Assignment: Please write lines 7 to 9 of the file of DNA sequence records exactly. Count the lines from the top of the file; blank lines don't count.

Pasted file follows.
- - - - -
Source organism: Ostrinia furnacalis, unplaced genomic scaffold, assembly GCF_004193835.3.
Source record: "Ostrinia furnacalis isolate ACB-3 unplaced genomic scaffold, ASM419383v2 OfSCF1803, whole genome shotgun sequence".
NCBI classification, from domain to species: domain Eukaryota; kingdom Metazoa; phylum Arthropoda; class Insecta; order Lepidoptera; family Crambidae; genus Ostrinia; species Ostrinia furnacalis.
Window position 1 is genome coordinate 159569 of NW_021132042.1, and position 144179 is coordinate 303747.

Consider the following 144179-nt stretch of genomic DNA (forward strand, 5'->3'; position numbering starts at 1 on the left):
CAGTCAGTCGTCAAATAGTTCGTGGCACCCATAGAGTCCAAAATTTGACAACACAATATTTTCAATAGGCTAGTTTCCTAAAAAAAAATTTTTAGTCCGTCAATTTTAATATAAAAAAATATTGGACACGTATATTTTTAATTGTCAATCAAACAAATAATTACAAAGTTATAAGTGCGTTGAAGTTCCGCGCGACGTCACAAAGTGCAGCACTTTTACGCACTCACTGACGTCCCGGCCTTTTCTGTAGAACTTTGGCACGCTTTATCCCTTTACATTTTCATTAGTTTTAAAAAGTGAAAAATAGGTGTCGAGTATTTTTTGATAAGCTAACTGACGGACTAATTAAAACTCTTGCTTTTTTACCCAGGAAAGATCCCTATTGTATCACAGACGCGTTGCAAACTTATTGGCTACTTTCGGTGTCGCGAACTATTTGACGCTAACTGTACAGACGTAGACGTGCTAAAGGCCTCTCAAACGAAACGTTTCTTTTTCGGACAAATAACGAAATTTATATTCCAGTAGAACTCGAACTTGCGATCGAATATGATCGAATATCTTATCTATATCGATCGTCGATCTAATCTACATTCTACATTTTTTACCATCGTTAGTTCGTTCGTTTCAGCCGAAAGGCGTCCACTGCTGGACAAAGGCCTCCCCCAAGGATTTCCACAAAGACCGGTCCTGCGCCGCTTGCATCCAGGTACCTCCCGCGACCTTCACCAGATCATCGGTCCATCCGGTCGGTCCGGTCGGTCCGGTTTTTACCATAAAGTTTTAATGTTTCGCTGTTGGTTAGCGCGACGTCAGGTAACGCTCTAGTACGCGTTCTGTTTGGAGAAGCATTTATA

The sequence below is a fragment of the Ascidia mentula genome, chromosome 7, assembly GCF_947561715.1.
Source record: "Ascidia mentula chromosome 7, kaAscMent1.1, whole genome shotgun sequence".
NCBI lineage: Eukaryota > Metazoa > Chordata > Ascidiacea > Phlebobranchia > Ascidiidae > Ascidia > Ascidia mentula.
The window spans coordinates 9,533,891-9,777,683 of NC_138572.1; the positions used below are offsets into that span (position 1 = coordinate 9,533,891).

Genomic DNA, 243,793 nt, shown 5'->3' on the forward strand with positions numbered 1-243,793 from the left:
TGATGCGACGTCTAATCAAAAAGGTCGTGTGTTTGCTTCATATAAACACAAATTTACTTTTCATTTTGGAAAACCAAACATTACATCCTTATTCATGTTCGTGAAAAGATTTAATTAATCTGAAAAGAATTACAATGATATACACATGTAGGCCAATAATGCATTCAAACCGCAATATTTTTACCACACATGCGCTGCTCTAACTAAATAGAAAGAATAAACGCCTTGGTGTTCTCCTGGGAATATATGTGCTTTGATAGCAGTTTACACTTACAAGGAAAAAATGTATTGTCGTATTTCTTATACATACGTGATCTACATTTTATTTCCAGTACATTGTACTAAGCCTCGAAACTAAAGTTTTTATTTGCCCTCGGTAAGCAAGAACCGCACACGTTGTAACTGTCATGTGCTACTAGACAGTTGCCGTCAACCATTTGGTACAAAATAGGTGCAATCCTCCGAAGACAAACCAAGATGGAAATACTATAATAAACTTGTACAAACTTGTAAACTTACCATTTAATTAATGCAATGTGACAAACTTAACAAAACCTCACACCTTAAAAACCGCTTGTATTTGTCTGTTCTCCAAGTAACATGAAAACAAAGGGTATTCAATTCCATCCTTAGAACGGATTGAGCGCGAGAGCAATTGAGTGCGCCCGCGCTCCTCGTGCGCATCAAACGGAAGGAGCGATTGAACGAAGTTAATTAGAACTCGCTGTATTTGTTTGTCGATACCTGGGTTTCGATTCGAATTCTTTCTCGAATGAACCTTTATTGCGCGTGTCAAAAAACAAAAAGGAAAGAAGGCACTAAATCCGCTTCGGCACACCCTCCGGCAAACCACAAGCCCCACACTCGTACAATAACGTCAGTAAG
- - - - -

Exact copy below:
The sequence below is a fragment of the Ascidia mentula genome, chromosome 7, assembly GCF_947561715.1.
Source record: "Ascidia mentula chromosome 7, kaAscMent1.1, whole genome shotgun sequence".
NCBI lineage: Eukaryota > Metazoa > Chordata > Ascidiacea > Phlebobranchia > Ascidiidae > Ascidia > Ascidia mentula.